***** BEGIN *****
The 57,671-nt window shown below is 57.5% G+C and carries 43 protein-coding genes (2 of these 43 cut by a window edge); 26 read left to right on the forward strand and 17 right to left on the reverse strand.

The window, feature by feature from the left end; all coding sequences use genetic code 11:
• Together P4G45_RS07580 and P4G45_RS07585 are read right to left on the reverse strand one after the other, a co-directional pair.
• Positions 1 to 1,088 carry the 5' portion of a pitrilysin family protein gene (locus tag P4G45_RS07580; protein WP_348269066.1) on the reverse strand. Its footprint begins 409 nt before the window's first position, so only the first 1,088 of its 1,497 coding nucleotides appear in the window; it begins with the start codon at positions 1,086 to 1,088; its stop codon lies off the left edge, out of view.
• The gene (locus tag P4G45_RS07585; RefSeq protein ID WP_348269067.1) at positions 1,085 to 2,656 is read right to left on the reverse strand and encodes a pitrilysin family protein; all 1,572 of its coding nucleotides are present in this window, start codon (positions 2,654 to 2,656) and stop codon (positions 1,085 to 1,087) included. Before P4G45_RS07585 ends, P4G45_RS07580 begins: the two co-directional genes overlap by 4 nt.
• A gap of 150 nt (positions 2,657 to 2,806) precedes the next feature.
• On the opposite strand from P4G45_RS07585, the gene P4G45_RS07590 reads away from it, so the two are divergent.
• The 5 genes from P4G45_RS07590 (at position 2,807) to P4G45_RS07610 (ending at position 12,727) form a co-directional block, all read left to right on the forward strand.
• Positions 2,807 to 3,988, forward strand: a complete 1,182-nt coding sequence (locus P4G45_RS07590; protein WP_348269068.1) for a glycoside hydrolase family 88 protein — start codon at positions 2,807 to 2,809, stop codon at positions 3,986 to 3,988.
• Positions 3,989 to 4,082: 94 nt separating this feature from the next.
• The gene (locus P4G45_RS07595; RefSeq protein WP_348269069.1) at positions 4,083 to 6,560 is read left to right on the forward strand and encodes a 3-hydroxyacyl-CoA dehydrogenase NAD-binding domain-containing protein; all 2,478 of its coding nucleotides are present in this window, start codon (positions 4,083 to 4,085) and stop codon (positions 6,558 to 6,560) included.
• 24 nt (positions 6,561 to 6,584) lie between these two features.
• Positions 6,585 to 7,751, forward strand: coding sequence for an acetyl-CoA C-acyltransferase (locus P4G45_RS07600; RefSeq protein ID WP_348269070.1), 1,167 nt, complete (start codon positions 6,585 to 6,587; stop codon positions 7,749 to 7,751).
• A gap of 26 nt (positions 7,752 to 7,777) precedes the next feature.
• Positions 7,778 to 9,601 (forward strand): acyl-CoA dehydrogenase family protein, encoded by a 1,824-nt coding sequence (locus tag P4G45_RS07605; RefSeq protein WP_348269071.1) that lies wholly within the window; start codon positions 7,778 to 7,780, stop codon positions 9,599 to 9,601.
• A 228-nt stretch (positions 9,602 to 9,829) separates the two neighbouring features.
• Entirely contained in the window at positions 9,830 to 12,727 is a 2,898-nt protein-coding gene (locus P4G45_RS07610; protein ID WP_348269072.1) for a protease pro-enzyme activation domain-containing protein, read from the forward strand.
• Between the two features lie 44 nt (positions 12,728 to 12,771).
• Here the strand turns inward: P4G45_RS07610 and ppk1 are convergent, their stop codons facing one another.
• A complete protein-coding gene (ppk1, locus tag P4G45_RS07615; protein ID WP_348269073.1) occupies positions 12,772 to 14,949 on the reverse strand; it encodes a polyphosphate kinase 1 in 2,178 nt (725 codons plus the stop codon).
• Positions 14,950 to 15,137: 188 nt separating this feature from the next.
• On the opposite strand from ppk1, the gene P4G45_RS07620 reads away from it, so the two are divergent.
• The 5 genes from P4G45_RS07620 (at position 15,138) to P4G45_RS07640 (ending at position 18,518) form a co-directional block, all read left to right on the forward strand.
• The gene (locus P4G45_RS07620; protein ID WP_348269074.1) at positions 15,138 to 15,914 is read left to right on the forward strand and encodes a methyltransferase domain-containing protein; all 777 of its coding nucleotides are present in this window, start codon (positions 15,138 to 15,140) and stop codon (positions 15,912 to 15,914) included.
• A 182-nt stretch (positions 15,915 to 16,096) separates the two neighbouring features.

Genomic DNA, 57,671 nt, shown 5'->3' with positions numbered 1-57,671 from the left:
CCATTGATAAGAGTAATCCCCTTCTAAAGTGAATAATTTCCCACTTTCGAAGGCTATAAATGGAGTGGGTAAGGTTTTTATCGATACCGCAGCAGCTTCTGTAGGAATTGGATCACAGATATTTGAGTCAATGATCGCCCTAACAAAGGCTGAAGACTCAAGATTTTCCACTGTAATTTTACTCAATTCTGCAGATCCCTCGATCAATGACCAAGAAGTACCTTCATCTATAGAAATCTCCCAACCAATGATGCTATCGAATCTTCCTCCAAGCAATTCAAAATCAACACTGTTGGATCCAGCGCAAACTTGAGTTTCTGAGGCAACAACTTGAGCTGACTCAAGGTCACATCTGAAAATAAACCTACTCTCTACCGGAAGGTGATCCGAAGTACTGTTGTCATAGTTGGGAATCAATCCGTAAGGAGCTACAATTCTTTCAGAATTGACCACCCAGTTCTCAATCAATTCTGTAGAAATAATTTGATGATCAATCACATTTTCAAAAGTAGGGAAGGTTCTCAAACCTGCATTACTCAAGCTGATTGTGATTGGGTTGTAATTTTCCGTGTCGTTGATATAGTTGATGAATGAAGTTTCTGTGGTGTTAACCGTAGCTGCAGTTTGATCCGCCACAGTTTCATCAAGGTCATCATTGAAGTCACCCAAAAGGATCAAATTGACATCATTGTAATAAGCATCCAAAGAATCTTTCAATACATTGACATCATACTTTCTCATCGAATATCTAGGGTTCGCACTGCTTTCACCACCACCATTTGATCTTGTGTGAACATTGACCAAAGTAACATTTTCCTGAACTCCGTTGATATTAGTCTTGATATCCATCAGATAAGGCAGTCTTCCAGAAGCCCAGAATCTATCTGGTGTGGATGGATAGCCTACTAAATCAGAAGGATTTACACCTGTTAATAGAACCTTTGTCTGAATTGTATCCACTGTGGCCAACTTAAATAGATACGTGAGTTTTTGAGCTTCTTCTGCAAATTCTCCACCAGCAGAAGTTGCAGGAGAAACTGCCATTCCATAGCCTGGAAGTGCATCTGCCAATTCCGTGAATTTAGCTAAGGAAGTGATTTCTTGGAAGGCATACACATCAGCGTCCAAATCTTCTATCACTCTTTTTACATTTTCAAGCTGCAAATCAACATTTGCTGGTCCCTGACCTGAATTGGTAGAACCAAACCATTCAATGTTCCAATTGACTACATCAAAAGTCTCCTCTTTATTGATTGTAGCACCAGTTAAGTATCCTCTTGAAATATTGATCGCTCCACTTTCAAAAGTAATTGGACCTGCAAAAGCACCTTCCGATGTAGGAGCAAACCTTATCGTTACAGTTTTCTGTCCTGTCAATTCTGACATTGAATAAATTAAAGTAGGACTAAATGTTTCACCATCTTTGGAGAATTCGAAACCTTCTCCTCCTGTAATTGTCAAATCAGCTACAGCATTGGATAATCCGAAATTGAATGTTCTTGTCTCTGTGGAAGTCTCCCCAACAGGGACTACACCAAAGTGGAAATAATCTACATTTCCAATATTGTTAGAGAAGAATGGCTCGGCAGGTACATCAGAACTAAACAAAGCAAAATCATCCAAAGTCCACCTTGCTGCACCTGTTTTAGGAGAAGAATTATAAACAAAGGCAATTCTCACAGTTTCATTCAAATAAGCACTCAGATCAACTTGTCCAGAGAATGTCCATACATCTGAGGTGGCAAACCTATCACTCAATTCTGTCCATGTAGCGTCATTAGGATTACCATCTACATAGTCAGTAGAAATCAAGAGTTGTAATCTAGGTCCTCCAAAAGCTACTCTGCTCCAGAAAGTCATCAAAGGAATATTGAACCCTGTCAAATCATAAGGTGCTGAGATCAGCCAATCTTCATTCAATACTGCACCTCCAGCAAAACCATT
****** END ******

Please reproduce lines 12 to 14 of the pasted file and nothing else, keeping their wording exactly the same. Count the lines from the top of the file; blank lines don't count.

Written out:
• 24 nt (positions 6,561 to 6,584) lie between these two features.
• Positions 6,585 to 7,751, forward strand: coding sequence for an acetyl-CoA C-acyltransferase (locus P4G45_RS07600; RefSeq protein ID WP_348269070.1), 1,167 nt, complete (start codon positions 6,585 to 6,587; stop codon positions 7,749 to 7,751).
• A gap of 26 nt (positions 7,752 to 7,777) precedes the next feature.